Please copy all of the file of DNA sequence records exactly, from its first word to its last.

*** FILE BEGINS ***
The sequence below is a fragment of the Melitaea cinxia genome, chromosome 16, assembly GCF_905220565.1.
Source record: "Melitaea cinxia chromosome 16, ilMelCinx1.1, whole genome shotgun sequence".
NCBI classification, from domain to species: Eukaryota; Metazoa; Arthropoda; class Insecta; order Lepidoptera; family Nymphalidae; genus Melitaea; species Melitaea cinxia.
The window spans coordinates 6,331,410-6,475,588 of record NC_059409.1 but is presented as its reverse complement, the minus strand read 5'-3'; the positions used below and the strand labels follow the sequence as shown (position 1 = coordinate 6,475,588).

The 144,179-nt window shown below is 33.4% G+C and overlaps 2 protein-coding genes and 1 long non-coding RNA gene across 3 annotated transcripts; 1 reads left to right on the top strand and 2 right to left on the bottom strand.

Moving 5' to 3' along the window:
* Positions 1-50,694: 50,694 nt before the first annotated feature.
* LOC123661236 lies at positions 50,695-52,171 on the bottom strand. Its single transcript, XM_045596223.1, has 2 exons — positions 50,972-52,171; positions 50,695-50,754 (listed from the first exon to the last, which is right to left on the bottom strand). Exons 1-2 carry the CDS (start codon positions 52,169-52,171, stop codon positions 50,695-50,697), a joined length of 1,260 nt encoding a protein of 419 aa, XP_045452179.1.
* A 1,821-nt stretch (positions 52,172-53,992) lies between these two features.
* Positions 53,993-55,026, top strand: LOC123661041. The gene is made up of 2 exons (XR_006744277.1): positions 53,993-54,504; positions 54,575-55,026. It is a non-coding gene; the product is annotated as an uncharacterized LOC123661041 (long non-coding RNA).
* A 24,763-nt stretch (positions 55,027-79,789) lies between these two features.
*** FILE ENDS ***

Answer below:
The sequence below is a fragment of the Melitaea cinxia genome, chromosome 16, assembly GCF_905220565.1.
Source record: "Melitaea cinxia chromosome 16, ilMelCinx1.1, whole genome shotgun sequence".
NCBI classification, from domain to species: Eukaryota; Metazoa; Arthropoda; class Insecta; order Lepidoptera; family Nymphalidae; genus Melitaea; species Melitaea cinxia.
The window spans coordinates 6,331,410-6,475,588 of record NC_059409.1 but is presented as its reverse complement, the minus strand read 5'-3'; the positions used below and the strand labels follow the sequence as shown (position 1 = coordinate 6,475,588).

The 144,179-nt window shown below is 33.4% G+C and overlaps 2 protein-coding genes and 1 long non-coding RNA gene across 3 annotated transcripts; 1 reads left to right on the top strand and 2 right to left on the bottom strand.

Moving 5' to 3' along the window:
* Positions 1-50,694: 50,694 nt before the first annotated feature.
* LOC123661236 lies at positions 50,695-52,171 on the bottom strand. Its single transcript, XM_045596223.1, has 2 exons — positions 50,972-52,171; positions 50,695-50,754 (listed from the first exon to the last, which is right to left on the bottom strand). Exons 1-2 carry the CDS (start codon positions 52,169-52,171, stop codon positions 50,695-50,697), a joined length of 1,260 nt encoding a protein of 419 aa, XP_045452179.1.
* A 1,821-nt stretch (positions 52,172-53,992) lies between these two features.
* Positions 53,993-55,026, top strand: LOC123661041. The gene is made up of 2 exons (XR_006744277.1): positions 53,993-54,504; positions 54,575-55,026. It is a non-coding gene; the product is annotated as an uncharacterized LOC123661041 (long non-coding RNA).
* A 24,763-nt stretch (positions 55,027-79,789) lies between these two features.